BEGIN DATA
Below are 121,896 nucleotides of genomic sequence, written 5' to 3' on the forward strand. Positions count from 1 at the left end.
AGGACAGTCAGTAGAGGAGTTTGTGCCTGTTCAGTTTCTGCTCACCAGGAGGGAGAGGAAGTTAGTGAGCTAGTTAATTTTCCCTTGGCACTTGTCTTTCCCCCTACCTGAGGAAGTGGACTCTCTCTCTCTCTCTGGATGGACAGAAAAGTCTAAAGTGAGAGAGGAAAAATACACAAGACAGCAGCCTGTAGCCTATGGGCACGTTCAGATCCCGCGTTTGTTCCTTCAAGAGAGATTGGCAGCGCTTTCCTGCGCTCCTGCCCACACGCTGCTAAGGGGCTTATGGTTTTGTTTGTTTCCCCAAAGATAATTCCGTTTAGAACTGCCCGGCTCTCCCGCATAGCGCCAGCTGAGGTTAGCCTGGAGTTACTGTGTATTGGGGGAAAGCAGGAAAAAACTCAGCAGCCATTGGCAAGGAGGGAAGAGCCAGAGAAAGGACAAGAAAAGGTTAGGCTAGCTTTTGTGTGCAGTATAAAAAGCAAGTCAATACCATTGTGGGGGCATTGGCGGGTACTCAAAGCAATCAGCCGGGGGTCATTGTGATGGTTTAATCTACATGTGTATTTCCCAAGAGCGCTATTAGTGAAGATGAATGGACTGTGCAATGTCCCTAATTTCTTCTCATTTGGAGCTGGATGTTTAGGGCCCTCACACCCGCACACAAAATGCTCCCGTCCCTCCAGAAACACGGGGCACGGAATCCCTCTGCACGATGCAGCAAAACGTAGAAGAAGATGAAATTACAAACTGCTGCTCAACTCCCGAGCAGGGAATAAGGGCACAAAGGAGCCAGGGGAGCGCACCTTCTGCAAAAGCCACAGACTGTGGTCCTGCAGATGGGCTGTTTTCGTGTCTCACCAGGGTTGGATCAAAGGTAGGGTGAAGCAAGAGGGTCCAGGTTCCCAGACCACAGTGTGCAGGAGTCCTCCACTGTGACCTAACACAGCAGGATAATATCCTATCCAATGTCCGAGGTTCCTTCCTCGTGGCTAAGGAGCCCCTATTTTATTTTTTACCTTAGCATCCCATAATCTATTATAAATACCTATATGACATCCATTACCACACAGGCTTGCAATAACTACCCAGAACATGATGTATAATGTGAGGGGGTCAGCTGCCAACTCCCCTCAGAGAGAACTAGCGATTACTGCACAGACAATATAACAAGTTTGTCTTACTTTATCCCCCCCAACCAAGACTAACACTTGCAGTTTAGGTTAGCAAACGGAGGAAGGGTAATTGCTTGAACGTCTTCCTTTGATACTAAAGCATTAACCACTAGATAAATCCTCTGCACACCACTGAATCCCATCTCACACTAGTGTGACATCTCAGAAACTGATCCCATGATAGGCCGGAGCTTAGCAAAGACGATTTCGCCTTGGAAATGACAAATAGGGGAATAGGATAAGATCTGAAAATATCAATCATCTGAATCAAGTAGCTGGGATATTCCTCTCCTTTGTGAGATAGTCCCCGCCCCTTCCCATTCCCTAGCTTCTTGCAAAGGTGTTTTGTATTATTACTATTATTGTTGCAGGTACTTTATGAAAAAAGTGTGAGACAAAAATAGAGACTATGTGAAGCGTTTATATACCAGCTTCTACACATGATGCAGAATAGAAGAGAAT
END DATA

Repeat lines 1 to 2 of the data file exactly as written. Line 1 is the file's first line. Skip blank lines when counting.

Below are 121,896 nucleotides of genomic sequence, written 5' to 3' on the forward strand. Positions count from 1 at the left end.
AGGACAGTCAGTAGAGGAGTTTGTGCCTGTTCAGTTTCTGCTCACCAGGAGGGAGAGGAAGTTAGTGAGCTAGTTAATTTTCCCTTGGCACTTGTCTTTCCCCCTACCTGAGGAAGTGGACTCTCTCTCTCTCTCTGGATGGACAGAAAAGTCTAAAGTGAGAGAGGAAAAATACACAAGACAGCAGCCTGTAGCCTATGGGCACGTTCAGATCCCGCGTTTGTTCCTTCAAGAGAGATTGGCAGCGCTTTCCTGCGCTCCTGCCCACACGCTGCTAAGGGGCTTATGGTTTTGTTTGTTTCCCCAAAGATAATTCCGTTTAGAACTGCCCGGCTCTCCCGCATAGCGCCAGCTGAGGTTAGCCTGGAGTTACTGTGTATTGGGGGAAAGCAGGAAAAAACTCAGCAGCCATTGGCAAGGAGGGAAGAGCCAGAGAAAGGACAAGAAAAGGTTAGGCTAGCTTTTGTGTGCAGTATAAAAAGCAAGTCAATACCATTGTGGGGGCATTGGCGGGTACTCAAAGCAATCAGCCGGGGGTCATTGTGATGGTTTAATCTACATGTGTATTTCCCAAGAGCGCTATTAGTGAAGATGAATGGACTGTGCAATGTCCCTAATTTCTTCTCATTTGGAGCTGGATGTTTAGGGCCCTCACACCCGCACACAAAATGCTCCCGTCCCTCCAGAAACACGGGGCACGGAATCCCTCTGCACGATGCAGCAAAACGTAGAAGAAGATGAAATTACAAACTGCTGCTCAACTCCCGAGCAGGGAATAAGGGCACAAAGGAGCCAGGGGAGCGCACCTTCTGCAAAAGCCACAGACTGTGGTCCTGCAGATGGGCTGTTTTCGTGTCTCACCAGGGTTGGATCAAAGGTAGGGTGAAGCAAGAGGGTCCAGGTTCCCAGACCACAGTGTGCAGGAGTCCTCCACTGTGACCTAACACAGCAGGATAATATCCTATCCAATGTCCGAGGTTCCTTCCTCGTGGCTAAGGAGCCCCTATTTTATTTTTTACCTTAGCATCCCATAATCTATTATAAATACCTATATGACATCCATTACCACACAGGCTTGCAATAACTACCCAGAACATGATGTATAATGTGAGGGGGTCAGCTGCCAACTCCCCTCAGAGAGAACTAGCGATTACTGCACAGACAATATAACAAGTTTGTCTTACTTTATCCCCCCCAACCAAGACTAACACTTGCAGTTTAGGTTAGCAAACGGAGGAAGGGTAATTGCTTGAACGTCTTCCTTTGATACTAAAGCATTAACCACTAGATAAATCCTCTGCACACCACTGAATCCCATCTCACACTAGTGTGACATCTCAGAAACTGATCCCATGATAGGCCGGAGCTTAGCAAAGACGATTTCGCCTTGGAAATGACAAATAGGGGAATAGGATAAGATCTGAAAATATCAATCATCTGAATCAAGTAGCTGGGATATTCCTCTCCTTTGTGAGATAGTCCCCGCCCCTTCCCATTCCCTAGCTTCTTGCAAAGGTGTTTTGTATTATTACTATTATTGTTGCAGGTACTTTATGAAAAAAGTGTGAGACAAAAATAGAGACTATGTGAAGCGTTTATATACCAGCTTCTACACATGATGCAGAATAGAAGAGAAT